Miller: It’s actually funny. It would be weird for me to be like, ‘You should check out The Emoji Movie, I love doing stuff that’s not funny’. We were just talking – to let your audience know – we were just talking about how excited I am for people to see The Emoji Movie and walk out of the theater going, ‘I thought that was going to suck, that was actually a damn good time.’ So that’s going to be fun. When I saw it, I was anxious, because in the animated world you record alone, you only do the sections of the script that are yours. In their minds, there’s no reason to show you the whole script, which it doesn’t matter because I don’t really read the scripts of things that I do anyway because I’m not a very good actor. But it really is a great film. When I saw it, finally, after being kind of anxious, and I told … So, Kate [Gorney, Miller’s wife] and I were talking on the way there and I go, ‘I don’t know, I mean, should I get high before I watch this or should we have a drink just to steady our nerves? Like, I don’t know what to do.’ And she said, ‘No, I think let’s just watch it and kind of be sober minded about being able to give notes or thoughts or whatever.’ And we went and within 10 minutes, I kept turning to Kate going, ‘This is really good, right? This is really, really good.’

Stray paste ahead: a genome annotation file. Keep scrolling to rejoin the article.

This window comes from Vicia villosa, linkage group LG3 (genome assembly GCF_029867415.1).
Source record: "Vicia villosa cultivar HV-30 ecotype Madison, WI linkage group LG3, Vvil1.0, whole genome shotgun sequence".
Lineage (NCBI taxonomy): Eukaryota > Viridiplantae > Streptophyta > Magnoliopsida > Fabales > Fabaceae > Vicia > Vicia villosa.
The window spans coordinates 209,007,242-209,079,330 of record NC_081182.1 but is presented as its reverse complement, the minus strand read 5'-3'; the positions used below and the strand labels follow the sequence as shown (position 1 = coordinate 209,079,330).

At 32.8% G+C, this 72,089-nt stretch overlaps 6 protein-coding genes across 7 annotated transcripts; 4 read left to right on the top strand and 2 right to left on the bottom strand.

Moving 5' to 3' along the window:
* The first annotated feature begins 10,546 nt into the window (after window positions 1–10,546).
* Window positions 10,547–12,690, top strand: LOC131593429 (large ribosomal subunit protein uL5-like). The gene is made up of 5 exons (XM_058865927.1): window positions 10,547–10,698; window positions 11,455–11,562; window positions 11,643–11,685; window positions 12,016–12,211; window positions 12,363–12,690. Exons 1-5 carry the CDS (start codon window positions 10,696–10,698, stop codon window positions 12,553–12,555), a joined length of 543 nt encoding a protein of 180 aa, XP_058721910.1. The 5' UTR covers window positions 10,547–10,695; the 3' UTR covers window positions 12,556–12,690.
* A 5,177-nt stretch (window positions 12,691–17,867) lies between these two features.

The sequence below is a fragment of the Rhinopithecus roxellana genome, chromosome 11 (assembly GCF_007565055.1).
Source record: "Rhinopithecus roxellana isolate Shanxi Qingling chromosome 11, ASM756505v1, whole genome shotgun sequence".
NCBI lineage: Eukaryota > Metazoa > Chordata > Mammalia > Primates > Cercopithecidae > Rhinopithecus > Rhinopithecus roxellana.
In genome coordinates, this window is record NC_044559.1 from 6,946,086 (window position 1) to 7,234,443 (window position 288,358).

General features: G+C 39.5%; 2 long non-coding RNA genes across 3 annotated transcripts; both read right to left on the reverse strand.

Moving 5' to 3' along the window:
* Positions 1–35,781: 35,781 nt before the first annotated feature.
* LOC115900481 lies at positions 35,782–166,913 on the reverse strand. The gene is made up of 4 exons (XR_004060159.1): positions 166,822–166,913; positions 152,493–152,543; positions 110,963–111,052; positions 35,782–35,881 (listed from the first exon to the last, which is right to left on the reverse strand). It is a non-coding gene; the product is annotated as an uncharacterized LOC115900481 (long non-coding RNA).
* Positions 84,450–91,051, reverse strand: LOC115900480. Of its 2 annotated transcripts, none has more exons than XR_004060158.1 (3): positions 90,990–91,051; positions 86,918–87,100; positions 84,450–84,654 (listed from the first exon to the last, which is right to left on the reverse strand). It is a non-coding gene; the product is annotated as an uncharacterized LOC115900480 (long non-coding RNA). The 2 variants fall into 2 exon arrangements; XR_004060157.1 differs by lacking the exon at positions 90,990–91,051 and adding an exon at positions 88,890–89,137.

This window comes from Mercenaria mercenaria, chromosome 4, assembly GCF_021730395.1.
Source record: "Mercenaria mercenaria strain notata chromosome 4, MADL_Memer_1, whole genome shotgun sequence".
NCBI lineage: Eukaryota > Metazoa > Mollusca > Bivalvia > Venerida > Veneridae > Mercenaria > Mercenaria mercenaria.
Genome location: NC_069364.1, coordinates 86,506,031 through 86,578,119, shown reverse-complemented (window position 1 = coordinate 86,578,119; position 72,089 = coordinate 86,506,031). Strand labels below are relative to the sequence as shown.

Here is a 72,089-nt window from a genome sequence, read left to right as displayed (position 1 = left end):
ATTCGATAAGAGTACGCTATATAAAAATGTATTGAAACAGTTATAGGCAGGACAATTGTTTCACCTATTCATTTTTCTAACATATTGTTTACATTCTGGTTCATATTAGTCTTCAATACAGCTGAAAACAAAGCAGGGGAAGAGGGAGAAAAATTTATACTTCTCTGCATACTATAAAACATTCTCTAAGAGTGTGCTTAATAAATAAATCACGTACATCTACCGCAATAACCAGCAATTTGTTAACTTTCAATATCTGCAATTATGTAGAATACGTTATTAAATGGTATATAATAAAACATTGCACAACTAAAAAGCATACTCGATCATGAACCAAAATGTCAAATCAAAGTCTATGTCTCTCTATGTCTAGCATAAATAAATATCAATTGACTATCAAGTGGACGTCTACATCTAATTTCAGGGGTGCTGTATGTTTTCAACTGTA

It ended up being a really funny, well-paced movie but also one that it’s a bit of a tearjerker at times but doesn’t feel like it’s forcing you to and then I really thought that the messages that were in the film about women.
Speaking of the messages, it has a great message about how expressing emotions is important, can you talk about how that message is important to both young girls and boys?
Miller: Yeah, I mean, that’s a really good – that’s a Screen Rant level question, if I’m going to be honest with you. Yeah, I think it’s very much not just about women being able to kind of express themselves and be whoever they want to be, which is a big part of the film. It’s also just that guys shouldn’t feel like they can’t express vulnerable emotions, it should be about people wanting actual friendship and friends that they can express themselves with and be wholly who they are rather than just having fans or followers. I think Gene wants one real friend, one true good friend and Hi-5 would rather have a thousand Instagram followers who, whenever he takes a picture of himself, he has to perfect and he has to look like he’s doing something really cool. So instead of sort of pretending to be this perfect version of yourself, it’s much more interesting to be authentic, and I think that’s where culture is headed in general.